Thesis 7 on «Art and Church»: 
«Churches (and Christian organisations) are open for artists who bring with them independent, original and creative ideas. At the same time, artists should not celebrate their originality, and churches should not celebrate any kind of uniform culture.»

In the blog by the woman pastor Ulrike Bittner I read an entry she wrote after the death of a colleague who had worked modestly and unnoticed and who, despite his great personal charisma, despite the spiritual fruits of his work and despite his individual approach, received little attention from those in higher positions on the church.
In her blog, she regrets that church bodies often choose «their own kind»: «I sometimes have an uneasy feeling when I see how people of average gifts receive a lot of attention in the protestant churches and are raised to high positions. These are the people who «are just like oneself». In my eyes, the churches just reproduce themselves, even in our days. There is a fear of true lowliness and a fear of true greatness. But one must be able to recognise and honour both.»

Is this why there are so few original minds in the churches? The same could no doubt be said of other institutions, for example the state, business, perhaps even cultural institutions (?!): one takes notice of and primarily chooses those who are «their own kind».

Getting back to the church: In my discussions with artists, I often hear statements like this: «Our church is afraid of new ideas. It prefers to stick to the old traditions. That is why it is so boring. I can no longer find a place for myself there.» It is dramatic when artists can no longer find a place in the churches. Here it is not even a question of whether their art finds a place, but whether their innovative spirit is welcome. This is dramatic not only for artists, for they have the option of joining Christian artists’ movements in order to survive spiritually and to remain in «discipleship». It is above all dramatic for the churches! This situation means that the churches lose original minds. Of course, such minds are not found only in artists. But it seems that artists more readily dare to voice their opinions than other people do. Many of them, if their attempts bring no fruit, go into external or perhaps even internal exile.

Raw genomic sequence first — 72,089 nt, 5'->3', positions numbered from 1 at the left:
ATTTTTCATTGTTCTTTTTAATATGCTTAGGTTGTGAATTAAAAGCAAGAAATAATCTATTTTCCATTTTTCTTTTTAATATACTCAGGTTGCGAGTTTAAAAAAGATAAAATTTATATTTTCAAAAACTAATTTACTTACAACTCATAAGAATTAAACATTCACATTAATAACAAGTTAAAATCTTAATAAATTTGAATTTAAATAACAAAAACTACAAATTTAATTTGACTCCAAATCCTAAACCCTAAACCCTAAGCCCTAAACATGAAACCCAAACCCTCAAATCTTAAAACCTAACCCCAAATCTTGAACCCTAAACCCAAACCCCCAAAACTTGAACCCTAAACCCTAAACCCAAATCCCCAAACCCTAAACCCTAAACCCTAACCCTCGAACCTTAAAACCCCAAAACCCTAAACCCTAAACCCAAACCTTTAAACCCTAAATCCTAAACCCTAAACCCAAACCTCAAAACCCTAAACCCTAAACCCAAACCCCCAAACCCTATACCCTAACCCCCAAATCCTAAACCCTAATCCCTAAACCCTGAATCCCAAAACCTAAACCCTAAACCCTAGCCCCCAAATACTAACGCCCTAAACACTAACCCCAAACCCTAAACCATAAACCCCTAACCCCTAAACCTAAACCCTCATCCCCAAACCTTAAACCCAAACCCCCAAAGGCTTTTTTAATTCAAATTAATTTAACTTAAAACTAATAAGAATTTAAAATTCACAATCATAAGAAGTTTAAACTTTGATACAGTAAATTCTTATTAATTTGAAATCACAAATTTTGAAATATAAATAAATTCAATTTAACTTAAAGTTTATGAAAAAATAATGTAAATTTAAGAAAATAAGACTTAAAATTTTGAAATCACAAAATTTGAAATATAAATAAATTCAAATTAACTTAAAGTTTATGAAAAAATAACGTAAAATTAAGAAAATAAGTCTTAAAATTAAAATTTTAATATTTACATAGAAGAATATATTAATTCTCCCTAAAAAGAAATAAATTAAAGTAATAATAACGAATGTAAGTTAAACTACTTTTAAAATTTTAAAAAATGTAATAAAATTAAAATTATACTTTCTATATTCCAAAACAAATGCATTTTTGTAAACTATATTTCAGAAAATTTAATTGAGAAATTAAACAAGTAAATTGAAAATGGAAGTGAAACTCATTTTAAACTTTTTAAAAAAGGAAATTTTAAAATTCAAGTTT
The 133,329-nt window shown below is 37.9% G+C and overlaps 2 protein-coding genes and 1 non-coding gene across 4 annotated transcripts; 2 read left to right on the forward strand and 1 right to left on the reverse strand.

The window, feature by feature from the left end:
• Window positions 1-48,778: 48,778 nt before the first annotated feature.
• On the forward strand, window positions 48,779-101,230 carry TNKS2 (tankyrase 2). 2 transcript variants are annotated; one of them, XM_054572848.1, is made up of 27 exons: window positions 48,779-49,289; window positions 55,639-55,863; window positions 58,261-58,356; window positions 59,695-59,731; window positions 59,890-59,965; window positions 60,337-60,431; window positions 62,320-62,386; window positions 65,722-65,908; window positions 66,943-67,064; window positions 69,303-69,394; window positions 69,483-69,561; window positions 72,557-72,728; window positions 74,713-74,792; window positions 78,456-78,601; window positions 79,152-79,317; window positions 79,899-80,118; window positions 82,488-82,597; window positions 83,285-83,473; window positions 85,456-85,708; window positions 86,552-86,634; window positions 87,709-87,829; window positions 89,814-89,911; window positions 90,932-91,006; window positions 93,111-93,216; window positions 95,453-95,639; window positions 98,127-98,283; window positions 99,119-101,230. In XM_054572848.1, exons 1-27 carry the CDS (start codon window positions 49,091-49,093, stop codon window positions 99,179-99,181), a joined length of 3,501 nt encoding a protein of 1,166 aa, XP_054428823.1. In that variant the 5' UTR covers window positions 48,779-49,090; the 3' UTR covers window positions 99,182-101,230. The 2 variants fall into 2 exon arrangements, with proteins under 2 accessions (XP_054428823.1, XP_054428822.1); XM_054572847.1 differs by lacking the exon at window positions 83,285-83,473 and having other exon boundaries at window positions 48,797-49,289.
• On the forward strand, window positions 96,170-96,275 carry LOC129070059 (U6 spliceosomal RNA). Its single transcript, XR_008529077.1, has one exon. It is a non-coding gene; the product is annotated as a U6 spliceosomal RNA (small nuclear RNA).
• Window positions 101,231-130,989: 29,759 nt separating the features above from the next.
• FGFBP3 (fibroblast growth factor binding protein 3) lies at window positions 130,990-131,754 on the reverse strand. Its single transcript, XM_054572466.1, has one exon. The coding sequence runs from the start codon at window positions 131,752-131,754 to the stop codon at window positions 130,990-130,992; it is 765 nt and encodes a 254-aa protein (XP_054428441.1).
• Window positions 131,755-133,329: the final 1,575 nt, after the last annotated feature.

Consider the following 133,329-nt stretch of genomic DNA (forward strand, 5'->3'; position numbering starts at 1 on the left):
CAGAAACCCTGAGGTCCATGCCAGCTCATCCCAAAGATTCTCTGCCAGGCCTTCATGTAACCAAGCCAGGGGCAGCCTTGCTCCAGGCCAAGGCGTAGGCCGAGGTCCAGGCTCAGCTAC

This is not the place to reproach churches, for our TUNE INs are addressed to artists. We therefore offer some suggestions to artist colleagues:

1.     Remain in a church and take part in the work!
2.     Artists are often idealists. In art, an idea can be realised much more quickly than in (church) reality. So stay close to reality!
3.     For Christians, close to reality means being full of both hope and vision. Prayer is therefore important: pray with others interested in renewal in your church.
4.    Do not adopt the stance of a «revolutionary» and do not celebrate your own originality!
5.     Perhaps you should work in a limited field of ministry and implement one or other of your innovative ideas there. This can then be a signal to others that something is moving in the church – and that they too can help to shape things.
6.     Where a church celebrates its own tradition, does not wish to change anything and remains trapped in mediocrity, this becomes difficult. One consequence might be to look for another church.
7.     Be part of a non-denominational artists’ network. Many of those who get involved in movements of this kind receive support there for their ministry in the church.

Text: Beat Rink – brink@crescendo.org / translation: Bill Buchanan
Photo: Esther Niyifasha, A musician from Rwanda playing in a church service the indigenous  instrument Inanga

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